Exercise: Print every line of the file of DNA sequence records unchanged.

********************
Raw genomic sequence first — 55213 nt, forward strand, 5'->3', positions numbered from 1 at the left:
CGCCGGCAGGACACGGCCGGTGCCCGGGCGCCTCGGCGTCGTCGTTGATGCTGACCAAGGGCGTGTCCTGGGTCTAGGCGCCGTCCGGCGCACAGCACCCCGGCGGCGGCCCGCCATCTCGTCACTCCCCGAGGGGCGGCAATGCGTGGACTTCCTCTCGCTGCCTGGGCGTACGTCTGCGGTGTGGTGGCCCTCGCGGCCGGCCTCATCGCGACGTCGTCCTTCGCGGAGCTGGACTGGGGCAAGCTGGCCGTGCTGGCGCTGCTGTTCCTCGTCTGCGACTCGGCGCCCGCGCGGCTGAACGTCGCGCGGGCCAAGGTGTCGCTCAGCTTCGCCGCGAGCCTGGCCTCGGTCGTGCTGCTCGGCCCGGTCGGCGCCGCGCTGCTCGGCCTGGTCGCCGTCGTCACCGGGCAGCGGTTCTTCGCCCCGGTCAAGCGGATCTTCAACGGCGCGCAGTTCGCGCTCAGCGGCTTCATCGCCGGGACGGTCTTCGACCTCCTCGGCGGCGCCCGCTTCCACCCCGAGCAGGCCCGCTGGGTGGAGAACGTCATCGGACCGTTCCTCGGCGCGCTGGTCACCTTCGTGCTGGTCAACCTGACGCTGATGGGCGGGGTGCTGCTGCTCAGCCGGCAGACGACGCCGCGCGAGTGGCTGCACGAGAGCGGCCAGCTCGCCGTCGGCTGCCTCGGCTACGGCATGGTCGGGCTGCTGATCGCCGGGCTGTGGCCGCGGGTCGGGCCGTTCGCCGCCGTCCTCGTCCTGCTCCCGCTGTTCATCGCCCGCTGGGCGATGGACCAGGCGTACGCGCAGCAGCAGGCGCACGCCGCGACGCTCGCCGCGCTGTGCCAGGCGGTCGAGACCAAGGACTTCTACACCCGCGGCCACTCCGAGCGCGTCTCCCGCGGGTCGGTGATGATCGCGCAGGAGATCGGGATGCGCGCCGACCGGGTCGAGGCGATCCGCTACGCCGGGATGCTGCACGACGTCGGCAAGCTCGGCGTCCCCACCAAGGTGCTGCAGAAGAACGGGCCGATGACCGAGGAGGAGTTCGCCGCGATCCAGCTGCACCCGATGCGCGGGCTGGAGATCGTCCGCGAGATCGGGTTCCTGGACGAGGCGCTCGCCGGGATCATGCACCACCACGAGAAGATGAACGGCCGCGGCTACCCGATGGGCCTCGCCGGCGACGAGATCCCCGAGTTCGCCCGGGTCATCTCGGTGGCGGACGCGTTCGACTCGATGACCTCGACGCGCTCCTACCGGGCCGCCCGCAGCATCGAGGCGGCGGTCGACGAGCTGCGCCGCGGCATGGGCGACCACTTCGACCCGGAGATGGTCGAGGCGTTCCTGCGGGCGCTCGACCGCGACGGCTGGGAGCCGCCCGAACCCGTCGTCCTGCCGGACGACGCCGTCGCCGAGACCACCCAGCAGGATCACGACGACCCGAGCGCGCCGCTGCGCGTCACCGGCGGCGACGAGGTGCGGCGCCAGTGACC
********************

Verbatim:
Raw genomic sequence first — 55213 nt, forward strand, 5'->3', positions numbered from 1 at the left:
CGCCGGCAGGACACGGCCGGTGCCCGGGCGCCTCGGCGTCGTCGTTGATGCTGACCAAGGGCGTGTCCTGGGTCTAGGCGCCGTCCGGCGCACAGCACCCCGGCGGCGGCCCGCCATCTCGTCACTCCCCGAGGGGCGGCAATGCGTGGACTTCCTCTCGCTGCCTGGGCGTACGTCTGCGGTGTGGTGGCCCTCGCGGCCGGCCTCATCGCGACGTCGTCCTTCGCGGAGCTGGACTGGGGCAAGCTGGCCGTGCTGGCGCTGCTGTTCCTCGTCTGCGACTCGGCGCCCGCGCGGCTGAACGTCGCGCGGGCCAAGGTGTCGCTCAGCTTCGCCGCGAGCCTGGCCTCGGTCGTGCTGCTCGGCCCGGTCGGCGCCGCGCTGCTCGGCCTGGTCGCCGTCGTCACCGGGCAGCGGTTCTTCGCCCCGGTCAAGCGGATCTTCAACGGCGCGCAGTTCGCGCTCAGCGGCTTCATCGCCGGGACGGTCTTCGACCTCCTCGGCGGCGCCCGCTTCCACCCCGAGCAGGCCCGCTGGGTGGAGAACGTCATCGGACCGTTCCTCGGCGCGCTGGTCACCTTCGTGCTGGTCAACCTGACGCTGATGGGCGGGGTGCTGCTGCTCAGCCGGCAGACGACGCCGCGCGAGTGGCTGCACGAGAGCGGCCAGCTCGCCGTCGGCTGCCTCGGCTACGGCATGGTCGGGCTGCTGATCGCCGGGCTGTGGCCGCGGGTCGGGCCGTTCGCCGCCGTCCTCGTCCTGCTCCCGCTGTTCATCGCCCGCTGGGCGATGGACCAGGCGTACGCGCAGCAGCAGGCGCACGCCGCGACGCTCGCCGCGCTGTGCCAGGCGGTCGAGACCAAGGACTTCTACACCCGCGGCCACTCCGAGCGCGTCTCCCGCGGGTCGGTGATGATCGCGCAGGAGATCGGGATGCGCGCCGACCGGGTCGAGGCGATCCGCTACGCCGGGATGCTGCACGACGTCGGCAAGCTCGGCGTCCCCACCAAGGTGCTGCAGAAGAACGGGCCGATGACCGAGGAGGAGTTCGCCGCGATCCAGCTGCACCCGATGCGCGGGCTGGAGATCGTCCGCGAGATCGGGTTCCTGGACGAGGCGCTCGCCGGGATCATGCACCACCACGAGAAGATGAACGGCCGCGGCTACCCGATGGGCCTCGCCGGCGACGAGATCCCCGAGTTCGCCCGGGTCATCTCGGTGGCGGACGCGTTCGACTCGATGACCTCGACGCGCTCCTACCGGGCCGCCCGCAGCATCGAGGCGGCGGTCGACGAGCTGCGCCGCGGCATGGGCGACCACTTCGACCCGGAGATGGTCGAGGCGTTCCTGCGGGCGCTCGACCGCGACGGCTGGGAGCCGCCCGAACCCGTCGTCCTGCCGGACGACGCCGTCGCCGAGACCACCCAGCAGGATCACGACGACCCGAGCGCGCCGCTGCGCGTCACCGGCGGCGACGAGGTGCGGCGCCAGTGACC